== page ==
I understand what he meant. You can get so good at something — and get so much approval for it — that it becomes a velvet trap. You get to where you can do it in your sleep, and pretty soon you’re sleepwalking through it. Periodically you need to make things hot for yourself by leaving behind your comfort zone, even your skill set, and striking out into the unknown. So I shifted my emphasis to critical reportage, always an aspect of my work but not foregrounded consistently, as it certainly has been since I started my blog in 2009.
With that said, your suggestion of an email back-and-forth dialogue could energize me toward this activity again. I’ve been away from it long enough that maybe it’s refreshed itself; we’ll find out soon enough. So let’s give this a whirl.
DLK: My first reaction to this show was very similar to my reaction to Wall’s show from the fall of 2009: it feels sharply uneven. Even more so this time, I think this is a result of Wall going in many artistic directions at once. This isn’t a tight body of work, representative of a particular moment in time, self-contained and complete in its artistic statement. Instead, it is a gathering of pictures that are all traveling down different intellectual paths at different speeds.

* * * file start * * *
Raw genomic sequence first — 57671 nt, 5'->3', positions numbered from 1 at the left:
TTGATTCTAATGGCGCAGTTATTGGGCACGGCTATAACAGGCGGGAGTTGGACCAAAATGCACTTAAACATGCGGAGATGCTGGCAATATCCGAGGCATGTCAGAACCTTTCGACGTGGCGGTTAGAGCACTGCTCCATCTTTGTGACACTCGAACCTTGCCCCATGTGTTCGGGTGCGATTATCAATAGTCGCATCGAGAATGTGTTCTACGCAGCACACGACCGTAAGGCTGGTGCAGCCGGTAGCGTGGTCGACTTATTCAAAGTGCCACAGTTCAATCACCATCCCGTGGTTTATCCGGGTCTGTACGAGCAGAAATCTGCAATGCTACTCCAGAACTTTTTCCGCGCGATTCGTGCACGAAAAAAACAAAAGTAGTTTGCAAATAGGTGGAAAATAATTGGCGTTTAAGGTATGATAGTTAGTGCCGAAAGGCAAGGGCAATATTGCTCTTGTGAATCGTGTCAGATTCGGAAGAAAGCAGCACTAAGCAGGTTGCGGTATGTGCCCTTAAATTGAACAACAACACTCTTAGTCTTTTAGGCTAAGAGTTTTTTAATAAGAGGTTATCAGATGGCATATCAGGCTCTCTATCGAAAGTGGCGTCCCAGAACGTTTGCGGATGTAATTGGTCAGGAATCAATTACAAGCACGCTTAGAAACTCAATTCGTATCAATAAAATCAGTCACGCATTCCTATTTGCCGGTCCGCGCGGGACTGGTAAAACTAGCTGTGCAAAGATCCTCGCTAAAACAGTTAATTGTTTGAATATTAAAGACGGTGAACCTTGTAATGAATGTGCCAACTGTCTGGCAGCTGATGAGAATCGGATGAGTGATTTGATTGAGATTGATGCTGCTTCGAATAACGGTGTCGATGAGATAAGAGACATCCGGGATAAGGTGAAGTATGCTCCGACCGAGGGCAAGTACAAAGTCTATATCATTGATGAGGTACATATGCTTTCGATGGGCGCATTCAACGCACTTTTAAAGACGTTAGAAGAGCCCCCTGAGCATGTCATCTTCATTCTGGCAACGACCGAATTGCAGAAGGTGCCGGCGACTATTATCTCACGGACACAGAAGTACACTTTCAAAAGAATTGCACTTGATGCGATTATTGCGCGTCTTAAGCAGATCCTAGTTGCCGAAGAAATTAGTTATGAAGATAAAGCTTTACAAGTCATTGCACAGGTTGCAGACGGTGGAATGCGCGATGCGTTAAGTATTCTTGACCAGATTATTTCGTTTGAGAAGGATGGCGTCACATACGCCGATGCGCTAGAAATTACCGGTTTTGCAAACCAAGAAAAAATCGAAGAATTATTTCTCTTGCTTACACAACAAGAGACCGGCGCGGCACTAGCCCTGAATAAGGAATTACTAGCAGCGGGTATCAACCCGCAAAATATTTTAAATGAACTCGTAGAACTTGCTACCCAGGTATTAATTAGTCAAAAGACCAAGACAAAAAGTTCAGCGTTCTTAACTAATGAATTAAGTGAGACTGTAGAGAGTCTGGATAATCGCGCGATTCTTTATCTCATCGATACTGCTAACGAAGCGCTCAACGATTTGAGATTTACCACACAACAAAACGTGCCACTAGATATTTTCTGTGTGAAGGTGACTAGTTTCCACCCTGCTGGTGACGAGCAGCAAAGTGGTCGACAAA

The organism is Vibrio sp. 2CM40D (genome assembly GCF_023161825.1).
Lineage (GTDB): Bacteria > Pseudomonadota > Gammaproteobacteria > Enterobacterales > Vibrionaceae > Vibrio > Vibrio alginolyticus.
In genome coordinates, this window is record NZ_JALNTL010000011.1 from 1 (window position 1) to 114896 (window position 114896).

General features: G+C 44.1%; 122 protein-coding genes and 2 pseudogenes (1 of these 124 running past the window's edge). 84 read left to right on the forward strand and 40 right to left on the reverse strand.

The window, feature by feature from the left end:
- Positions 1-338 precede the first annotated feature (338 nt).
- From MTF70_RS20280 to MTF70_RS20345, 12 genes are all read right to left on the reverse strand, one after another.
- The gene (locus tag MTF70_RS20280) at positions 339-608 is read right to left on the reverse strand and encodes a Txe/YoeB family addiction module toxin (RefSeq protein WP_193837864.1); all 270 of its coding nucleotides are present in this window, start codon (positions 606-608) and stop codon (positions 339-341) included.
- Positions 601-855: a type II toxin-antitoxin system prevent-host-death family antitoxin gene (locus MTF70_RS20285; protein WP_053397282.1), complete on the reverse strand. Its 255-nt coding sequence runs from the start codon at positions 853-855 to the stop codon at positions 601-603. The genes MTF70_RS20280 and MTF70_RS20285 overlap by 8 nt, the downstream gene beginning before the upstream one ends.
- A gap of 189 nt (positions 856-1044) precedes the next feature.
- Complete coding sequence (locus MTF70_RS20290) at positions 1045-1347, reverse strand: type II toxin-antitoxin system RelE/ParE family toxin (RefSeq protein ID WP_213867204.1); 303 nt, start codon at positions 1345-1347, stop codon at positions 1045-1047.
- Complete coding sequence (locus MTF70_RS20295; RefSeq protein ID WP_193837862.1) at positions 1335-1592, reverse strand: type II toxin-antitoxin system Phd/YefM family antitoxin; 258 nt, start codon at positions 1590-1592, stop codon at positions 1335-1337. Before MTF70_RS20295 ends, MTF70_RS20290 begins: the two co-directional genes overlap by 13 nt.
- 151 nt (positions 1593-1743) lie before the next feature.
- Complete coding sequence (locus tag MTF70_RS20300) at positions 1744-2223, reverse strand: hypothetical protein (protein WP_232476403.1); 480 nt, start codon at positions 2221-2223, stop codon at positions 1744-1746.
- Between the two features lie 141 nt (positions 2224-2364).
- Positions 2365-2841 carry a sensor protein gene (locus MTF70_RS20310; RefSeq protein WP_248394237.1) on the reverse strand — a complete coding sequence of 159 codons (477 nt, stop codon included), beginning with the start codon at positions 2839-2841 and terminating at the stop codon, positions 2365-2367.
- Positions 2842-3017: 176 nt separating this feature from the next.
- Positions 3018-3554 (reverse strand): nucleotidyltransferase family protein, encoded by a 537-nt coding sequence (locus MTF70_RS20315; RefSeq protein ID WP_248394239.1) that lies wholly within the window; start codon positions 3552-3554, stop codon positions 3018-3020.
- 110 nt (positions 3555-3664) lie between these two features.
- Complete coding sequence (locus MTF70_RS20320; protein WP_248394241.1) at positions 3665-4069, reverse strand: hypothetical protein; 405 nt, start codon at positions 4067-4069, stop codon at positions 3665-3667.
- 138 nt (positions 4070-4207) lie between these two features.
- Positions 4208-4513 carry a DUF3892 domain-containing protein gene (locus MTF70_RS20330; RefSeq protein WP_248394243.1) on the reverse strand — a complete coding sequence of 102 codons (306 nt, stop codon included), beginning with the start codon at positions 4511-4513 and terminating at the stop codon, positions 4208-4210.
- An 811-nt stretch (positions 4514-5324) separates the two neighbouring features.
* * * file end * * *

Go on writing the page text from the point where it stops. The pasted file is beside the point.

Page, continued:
There are several large-scale color staged tableaux (perhaps what he is best known for), a large black and white portrait, a pair of landscapes (one in color and one in black and white), a still life (if we can call the grave image a still life), and a group of images that functions as a single unit (surprising for an artist who has so forcefully been a proponent of the individual, stand-alone picture). To my eye, there is a decently wide disparity in these works between those that are successful and those that are less so. Each genre or format seems to present Wall with unique visual challenges which he is dutifully exploring, but the whole doesn’t converge for me toward something I can easily make sense of.
ADC: There is indeed a sense here of someone cleaning out the fridge. The show contains 12 images all told: a four-image sequence and 8 autonomous pieces, two of them in b&w, the others in color. Four of the stand-alone works are typical Wall tableaux vivants: a rock-club scene, a boy falling out of a tree, a lecturer at a museum costume display, two boys boxing in a living room. Then there’s a b&w full-length portrait of a “Young Man Wet with Rain,” the four-image sequence, and three images made in Sicily in 2007 and, according to the gallery, shown here for the first time.